A jury ruled on Tuesday in favor of a Black Army officer who sued Virginia police for brutality demonstrated on bodycam video that showed excessive force for a nonviolent moving violation. But in doing so, that same jury added “insult to injury” by largely siding with the defendants and awarding Army Lt. Caron Nazario less than $4,000 of the $1 million he sued for claiming his civil rights were violated when cops pointed guns at him, pepper sprayed him, and violently pushed him to the ground during a traffic stop in 2020.
Nazario was given $3,685 in total — $1,000 in punitive damages for having his civil rights violated and $2,685 in compensatory damages for being assaulted, the Washington Post reported — a small fraction of what he was asking for.
The video footage from the traffic stop for Nazario’s vehicle failing to display license plates properly was particularly damning when it went viral.
When two officers asked Nazario to exit his vehicle, Nazario asked why he needed to get out and told the cops he was “honestly afraid.”
Joe Gutierrez, one of the Windsor Police Department officers named in the lawsuit, validated Nazario’s fear by shouting at him: “Yeah, you should be!”
That’s when Nazario was pepper-sprayed directly in his face while his hands were up in the air before officers pulled him from the vehicle, assaulted, and handcuffed him on the ground of a gas station parking lot.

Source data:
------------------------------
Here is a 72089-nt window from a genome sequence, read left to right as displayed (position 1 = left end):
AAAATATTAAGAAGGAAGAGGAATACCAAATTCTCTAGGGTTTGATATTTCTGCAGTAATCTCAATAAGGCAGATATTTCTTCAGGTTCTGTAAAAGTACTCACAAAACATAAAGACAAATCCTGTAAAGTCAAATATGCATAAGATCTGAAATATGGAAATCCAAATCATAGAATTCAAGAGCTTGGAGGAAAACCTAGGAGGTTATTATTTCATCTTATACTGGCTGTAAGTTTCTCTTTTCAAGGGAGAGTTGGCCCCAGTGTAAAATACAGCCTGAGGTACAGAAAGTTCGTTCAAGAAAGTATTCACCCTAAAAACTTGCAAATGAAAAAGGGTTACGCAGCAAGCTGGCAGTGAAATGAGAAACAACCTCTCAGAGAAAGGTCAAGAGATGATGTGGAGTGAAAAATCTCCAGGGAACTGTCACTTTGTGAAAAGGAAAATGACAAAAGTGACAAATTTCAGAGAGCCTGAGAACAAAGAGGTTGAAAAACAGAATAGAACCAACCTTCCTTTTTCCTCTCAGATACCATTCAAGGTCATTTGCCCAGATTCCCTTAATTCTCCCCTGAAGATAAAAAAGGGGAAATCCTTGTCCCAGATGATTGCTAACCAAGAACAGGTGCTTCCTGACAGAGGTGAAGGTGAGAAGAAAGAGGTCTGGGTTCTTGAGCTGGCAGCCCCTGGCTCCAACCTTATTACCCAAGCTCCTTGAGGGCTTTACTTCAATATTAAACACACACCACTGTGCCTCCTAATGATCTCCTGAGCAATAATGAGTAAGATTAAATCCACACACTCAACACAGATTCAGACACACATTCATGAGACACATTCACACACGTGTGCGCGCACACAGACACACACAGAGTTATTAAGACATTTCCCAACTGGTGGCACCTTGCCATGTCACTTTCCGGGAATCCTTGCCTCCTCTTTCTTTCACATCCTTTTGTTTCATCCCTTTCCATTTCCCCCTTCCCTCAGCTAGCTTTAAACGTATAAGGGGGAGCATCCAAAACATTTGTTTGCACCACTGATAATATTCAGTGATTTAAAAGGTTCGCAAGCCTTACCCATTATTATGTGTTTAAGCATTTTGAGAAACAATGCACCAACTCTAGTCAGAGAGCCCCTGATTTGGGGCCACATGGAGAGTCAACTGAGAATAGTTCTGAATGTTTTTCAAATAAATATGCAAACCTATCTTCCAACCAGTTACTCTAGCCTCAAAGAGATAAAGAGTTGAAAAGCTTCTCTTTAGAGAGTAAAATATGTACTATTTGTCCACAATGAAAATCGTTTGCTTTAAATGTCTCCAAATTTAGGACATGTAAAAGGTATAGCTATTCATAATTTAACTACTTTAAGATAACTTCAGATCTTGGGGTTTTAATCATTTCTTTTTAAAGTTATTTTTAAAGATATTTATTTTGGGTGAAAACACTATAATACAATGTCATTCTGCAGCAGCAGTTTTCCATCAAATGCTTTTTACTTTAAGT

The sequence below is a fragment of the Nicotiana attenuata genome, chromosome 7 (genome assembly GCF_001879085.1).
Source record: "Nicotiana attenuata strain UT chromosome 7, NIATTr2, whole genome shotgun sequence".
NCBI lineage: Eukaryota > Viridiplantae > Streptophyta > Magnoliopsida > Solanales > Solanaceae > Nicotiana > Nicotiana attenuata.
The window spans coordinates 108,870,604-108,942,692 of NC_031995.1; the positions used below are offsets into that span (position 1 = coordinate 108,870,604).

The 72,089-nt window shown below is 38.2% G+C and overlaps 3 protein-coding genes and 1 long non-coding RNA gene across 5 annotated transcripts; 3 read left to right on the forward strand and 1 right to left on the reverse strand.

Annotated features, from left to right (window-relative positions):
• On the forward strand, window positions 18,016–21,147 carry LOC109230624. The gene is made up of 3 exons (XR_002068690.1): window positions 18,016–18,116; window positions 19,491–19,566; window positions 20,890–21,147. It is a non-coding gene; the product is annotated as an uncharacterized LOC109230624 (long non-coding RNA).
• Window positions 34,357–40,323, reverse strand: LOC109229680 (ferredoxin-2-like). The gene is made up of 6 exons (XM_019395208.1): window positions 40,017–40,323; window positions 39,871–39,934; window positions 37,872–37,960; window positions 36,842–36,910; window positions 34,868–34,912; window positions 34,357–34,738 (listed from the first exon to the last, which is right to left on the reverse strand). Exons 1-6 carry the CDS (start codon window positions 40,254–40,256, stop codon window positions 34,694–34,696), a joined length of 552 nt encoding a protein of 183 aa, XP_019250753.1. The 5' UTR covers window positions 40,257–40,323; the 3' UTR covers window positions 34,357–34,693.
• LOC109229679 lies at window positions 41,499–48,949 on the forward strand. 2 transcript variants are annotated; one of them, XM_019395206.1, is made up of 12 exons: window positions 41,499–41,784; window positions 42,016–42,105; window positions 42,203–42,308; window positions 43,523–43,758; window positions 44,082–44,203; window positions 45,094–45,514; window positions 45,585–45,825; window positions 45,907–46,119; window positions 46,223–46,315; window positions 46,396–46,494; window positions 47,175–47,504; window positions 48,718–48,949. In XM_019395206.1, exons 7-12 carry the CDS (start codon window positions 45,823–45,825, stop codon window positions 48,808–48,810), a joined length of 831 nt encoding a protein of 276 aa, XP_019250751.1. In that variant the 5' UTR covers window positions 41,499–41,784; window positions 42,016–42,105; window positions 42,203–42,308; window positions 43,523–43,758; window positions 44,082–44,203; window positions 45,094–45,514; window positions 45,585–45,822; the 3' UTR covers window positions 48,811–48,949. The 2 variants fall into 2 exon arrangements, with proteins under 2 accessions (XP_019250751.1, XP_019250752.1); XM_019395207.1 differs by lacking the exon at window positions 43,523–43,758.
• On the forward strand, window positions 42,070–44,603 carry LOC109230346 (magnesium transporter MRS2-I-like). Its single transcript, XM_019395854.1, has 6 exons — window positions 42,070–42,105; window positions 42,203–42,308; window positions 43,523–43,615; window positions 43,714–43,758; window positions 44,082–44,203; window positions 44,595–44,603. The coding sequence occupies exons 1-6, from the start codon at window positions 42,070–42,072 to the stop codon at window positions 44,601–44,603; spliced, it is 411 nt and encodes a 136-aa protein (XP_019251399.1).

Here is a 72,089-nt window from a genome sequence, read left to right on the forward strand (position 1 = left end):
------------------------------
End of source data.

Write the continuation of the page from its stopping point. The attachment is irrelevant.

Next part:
Gutierrez, who commented that Nazario made things “more difficult” for himself by not immediately complying, was eventually fired over the incident, which means he ultimately made things “more difficult” on himself by believing, as many police officers do, that his non-compliance frustration justifies police brutality.
Nazario’s lawyer suggested that the jury’s ruling could empower other officers to do the same, or worse, to drivers they decide to pull over for such low-level violations in pre-textual traffic stops.
“With regard to the illegal search of Lt. Nazario’s vehicle, the jury awarded $0.00 – nothing damages to compensate Lt. Nazario, and awarded $1,000 punitive damages,” attorney Tom Roberts said in a statement. “Once again, it is unlikely that the verdict will send a message to police officers, other than to let them know that this behavior will not result in any meaningful consequences – It is open season on citizens in Virginia and across the county.”
Roberts added: “Adding insult to injury, it is a sad day. Citizens will not rest assured that scenes like this are not repeated with impunity.”
This is America.
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